Paris’ main hurdle would be the same as London’s: The lack of public support. Le Pen would do exactly the same as UKIP and mobilize publicly against a French engagement and, thereby, against the government. Moreover, France has not the money necessary for any substantial and high-intensity engagement. In addition, a weak president like Hollande would fear the political risks. Given the operation ends in a disaster for the French, e.g. with the Charles de Gaulle sunk by the Chinese, Mr. Hollande would probably have to resign. Hence, do not expect an active role of France during an East Asian conflict.
No role for NATO and EU
On paper, NATO, with its Standing Maritime Groups, seems to be capable of deploying relevant naval forces across the globe. In practice, however, any mission with a NATO logo needs approval of 28 member states. Due to NATO’s present pivot to Russia, many members would object any new NATO involvement outside the Euro-Atlantic Area. As the US prefers coalitions of the willing and capable anyway, there would be no role for NATO in an East Asian war.
In addition, there is also no role for the EU. Since 2011, the rejections each year to the EU for observing the East Asia Summit are showing Brussels’ enduring strategic irrelevance in the Indo-Pacific. Moreover, neutral EU members, like Sweden and Austria, would never allow any active involvement. It is even questionable, if EU members could agree on a common political position or sanctions – something they have already failed to do often enough.
Dependent on the size and kind of US response, smaller European countries like Denmark, the Netherlands and Norway may join forces with the US Navy and send single vessels through the Panama Canal into the Pacific or replace US warships on other theaters. This is not far from reality, because these countries did already sent warships into the Pacific for the RIMPAC exercise. However, their only motivation would be to use these deployments to make their voices better heard in Washington.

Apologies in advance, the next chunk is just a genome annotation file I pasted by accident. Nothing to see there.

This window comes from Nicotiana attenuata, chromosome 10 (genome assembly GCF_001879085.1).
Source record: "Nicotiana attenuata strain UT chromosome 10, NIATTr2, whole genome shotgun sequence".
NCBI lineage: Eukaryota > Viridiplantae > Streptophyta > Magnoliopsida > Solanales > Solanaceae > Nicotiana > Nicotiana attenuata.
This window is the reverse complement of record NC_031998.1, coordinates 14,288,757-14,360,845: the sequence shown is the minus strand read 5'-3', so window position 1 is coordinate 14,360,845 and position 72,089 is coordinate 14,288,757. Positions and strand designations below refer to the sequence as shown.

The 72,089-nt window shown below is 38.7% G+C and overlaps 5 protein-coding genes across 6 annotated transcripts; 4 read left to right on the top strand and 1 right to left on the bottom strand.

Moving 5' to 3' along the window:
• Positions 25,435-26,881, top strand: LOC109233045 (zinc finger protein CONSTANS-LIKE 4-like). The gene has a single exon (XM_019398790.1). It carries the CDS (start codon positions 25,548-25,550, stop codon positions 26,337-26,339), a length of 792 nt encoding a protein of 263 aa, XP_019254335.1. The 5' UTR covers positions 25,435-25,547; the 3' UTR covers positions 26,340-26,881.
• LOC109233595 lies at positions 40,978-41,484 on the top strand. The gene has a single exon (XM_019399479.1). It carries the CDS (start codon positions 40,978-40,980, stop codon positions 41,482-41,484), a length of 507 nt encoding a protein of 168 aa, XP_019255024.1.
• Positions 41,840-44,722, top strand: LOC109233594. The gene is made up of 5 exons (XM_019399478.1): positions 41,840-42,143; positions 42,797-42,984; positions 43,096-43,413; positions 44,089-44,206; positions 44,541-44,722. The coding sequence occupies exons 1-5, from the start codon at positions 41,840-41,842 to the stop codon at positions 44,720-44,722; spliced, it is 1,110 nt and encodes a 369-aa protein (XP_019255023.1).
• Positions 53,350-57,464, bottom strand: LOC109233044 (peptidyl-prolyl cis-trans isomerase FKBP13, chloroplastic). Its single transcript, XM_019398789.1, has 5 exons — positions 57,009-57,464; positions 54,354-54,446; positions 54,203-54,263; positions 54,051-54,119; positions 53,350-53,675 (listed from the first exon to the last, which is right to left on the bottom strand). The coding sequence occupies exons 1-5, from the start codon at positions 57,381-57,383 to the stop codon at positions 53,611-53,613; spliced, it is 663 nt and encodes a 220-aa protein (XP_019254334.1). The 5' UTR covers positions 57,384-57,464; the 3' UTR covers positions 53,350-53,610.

What would Germany do?
First of all, Germany is the enduring guarantee that, when confronted with major war in East Asia, NATO and EU will do nothing else than sending out press releases about their “deep concern”. Being happy that ISAF’s end terminates the era of large expeditionary deployments, Germany’s political class would never approve an active military role in East Asia – left aside that Germany would not be able to contribute much, anyway.
|Sino-German Summit 2012 (Source)|
Germany would first and foremost defend its trade relationships with China, which is in its national interests. Thus, the much more interesting question is, if the German government would develop the a diplomatic solution. Germany has very good relationships with the US, China, Japan and South Korea. Vietnam and other South East Asian countries have frequently expressed greater interest in deeper cooperation with Germany.
Hence, Germany has the political weight necessary to work for a diplomatic solution. The question is whether German politicians would be willing to work for that solution themselves. Most probably, Berlin’s press releases would call for the United Nations and the “International Community” (whoever that would be in such a scenario) to take action.
What Germany could do and what would get approval at home, is to implement measures of ending hostilities and re-establishing peace – maybe by an UN-mandated maritime monitoring mission or by the build-up of a new trust-creating security architecture.
First, we see how politically and militarily limited Europe already has become in the early stages of the 21st century. Given current trends continue, imagine how deep Europe’s abilities will have been sunk in twenty years.
Second, the main reasons for Europe’s limits are the lack of political will, public support and money. Europe’s march to irrelevance is not irreversible. However, it would need the political will for change and an economic recovery making new financial resources available
Third, we are witnessing an increasing European geopolitical and strategic irrelevance beyond its wider neighborhood. In reality, Europe’s role in an East Asian war would be nothing else but words.